The rector of one of Russia's top universities has resigned after falling victim to the political fall-out following the arrest of oil tycoon Mikhail Khodorkovsky.
Leonid Nevzlin, who owns 8 per cent of Khodorkovsky's oil company Yukos, stepped down from his post at the Russian State Humanities University after a government-backed move to force him out of the post he has held for just five months.
Mr Nevzlin took charge of the Moscow-based institution from its founder and president, Yuri Afanasyev, after the oil company pledged £60 million in funding over the next ten years.
Mr Nevzlin was aware that education minister Vladimir Filippov was after his blood. He said he resigned "to save staff being held hostage" to the Yukos affair.
Mr Nevzlin may have undermined his own position by also taking Israeli citizenship earlier this month. Russian law forbids the rectors of universities engaged in work related to official secrets from holding dual nationality.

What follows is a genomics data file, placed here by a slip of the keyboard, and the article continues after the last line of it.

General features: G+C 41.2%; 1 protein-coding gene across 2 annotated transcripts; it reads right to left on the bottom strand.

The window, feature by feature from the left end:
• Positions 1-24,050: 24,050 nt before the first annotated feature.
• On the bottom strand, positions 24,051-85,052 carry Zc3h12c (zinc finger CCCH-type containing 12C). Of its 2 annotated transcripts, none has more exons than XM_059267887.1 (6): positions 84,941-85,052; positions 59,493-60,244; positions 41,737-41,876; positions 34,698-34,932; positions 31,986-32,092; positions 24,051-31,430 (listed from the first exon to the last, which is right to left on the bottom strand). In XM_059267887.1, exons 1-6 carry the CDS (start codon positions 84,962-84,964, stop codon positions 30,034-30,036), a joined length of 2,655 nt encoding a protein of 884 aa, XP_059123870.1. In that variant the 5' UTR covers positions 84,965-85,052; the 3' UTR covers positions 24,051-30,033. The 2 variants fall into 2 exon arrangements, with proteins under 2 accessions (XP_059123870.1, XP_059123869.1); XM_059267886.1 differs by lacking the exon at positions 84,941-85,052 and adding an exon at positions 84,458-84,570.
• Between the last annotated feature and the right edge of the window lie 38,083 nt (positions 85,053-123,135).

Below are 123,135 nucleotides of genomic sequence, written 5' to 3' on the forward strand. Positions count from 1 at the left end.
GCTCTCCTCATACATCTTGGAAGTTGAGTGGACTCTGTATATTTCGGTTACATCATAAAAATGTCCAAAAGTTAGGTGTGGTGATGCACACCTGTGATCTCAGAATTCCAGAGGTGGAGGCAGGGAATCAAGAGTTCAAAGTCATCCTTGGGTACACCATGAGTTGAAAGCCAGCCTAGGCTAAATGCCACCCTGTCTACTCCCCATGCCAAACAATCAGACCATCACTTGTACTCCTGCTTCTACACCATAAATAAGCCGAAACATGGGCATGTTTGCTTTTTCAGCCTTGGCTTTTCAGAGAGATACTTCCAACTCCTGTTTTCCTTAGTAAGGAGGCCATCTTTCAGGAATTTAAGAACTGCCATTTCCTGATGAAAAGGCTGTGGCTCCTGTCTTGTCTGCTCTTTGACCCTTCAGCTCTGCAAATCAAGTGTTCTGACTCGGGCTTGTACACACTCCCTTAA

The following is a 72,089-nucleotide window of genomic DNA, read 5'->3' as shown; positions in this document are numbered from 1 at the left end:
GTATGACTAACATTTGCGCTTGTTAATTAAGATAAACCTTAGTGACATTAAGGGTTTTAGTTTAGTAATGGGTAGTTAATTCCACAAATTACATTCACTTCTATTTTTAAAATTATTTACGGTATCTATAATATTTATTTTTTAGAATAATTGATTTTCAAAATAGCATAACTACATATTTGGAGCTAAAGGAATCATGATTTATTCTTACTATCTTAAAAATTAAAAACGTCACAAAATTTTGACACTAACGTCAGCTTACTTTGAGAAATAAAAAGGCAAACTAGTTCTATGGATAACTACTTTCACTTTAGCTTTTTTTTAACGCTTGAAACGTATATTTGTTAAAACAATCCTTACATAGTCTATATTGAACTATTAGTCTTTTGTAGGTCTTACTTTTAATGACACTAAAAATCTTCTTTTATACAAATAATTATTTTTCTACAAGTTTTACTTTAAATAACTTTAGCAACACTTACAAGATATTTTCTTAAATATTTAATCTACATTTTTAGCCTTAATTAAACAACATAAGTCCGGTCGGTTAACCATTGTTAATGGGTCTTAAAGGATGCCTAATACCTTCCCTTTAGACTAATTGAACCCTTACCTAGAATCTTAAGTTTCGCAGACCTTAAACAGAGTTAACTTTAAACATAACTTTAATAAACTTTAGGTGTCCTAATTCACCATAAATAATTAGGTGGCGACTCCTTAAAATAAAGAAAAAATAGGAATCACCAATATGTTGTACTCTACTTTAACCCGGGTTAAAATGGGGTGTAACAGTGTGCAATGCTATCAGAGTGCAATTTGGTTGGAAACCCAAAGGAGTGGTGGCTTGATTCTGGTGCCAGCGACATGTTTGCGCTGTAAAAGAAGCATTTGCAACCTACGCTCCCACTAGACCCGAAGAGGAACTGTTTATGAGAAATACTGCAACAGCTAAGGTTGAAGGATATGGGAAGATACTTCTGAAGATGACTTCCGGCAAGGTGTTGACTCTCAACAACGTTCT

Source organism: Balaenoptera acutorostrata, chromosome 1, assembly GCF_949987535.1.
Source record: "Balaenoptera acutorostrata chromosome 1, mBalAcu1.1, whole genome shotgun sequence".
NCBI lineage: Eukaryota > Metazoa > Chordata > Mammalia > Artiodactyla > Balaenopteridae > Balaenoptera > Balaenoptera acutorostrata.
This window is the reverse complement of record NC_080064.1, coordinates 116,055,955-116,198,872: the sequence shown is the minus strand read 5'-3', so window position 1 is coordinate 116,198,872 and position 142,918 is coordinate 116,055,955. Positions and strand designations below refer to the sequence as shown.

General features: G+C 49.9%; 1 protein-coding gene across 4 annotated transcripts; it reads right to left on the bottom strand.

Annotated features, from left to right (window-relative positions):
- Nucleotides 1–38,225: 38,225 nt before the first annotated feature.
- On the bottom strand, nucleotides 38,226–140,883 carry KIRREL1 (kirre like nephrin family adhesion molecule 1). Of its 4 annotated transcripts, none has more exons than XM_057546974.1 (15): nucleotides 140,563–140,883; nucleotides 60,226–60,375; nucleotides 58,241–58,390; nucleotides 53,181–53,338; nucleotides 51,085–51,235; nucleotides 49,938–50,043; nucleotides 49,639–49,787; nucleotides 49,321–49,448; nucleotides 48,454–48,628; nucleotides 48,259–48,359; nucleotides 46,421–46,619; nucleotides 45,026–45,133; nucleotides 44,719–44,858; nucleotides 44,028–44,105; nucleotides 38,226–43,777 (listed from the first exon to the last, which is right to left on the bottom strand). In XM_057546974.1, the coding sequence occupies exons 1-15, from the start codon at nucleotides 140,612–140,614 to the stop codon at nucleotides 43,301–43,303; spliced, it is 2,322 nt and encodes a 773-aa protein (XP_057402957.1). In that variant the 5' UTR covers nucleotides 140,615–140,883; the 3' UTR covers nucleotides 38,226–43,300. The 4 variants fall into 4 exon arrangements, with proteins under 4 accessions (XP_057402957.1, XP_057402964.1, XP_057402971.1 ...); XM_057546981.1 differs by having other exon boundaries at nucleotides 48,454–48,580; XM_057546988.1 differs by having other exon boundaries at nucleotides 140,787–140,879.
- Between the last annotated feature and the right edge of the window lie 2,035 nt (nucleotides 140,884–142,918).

The university trains specialists in information technology and security for, among others, the Federal Security Service. Mr Nevzlin is thought to have left for Israel after his resignation.
In neighbouring Belarus, Alaksandr Kazulin, rector of the Belarusian State University, has been replaced after charges of grand larceny were laid against officials of Unidrahmet BDU, a precious metals company owned by the university.
The firm's director and his deputy are under arrest on charges connected with the theft of 35kg of gold worth more than £176,000.
Mr Kazulin was called to attend the state prosecutor's office but failed to show up. The university said he was on two weeks' leave. But the prosecutor assumed that the rector had fled, and a senior official said that evening on Belarusian television that he was being "sought" for questioning.
When Mr Kazulin returned home, he immediately telephoned the prosecutor. He is considering suing the prosecutor's office and Belarusian television for defamation of character.
Belarusian president Alaksandr Lukashenka has appointed a former education minister as the new rector. He said he had warned Mr Kazulin to "stay within the bounds of a classical university", stick to research and steer clear of "non-scholarly activities".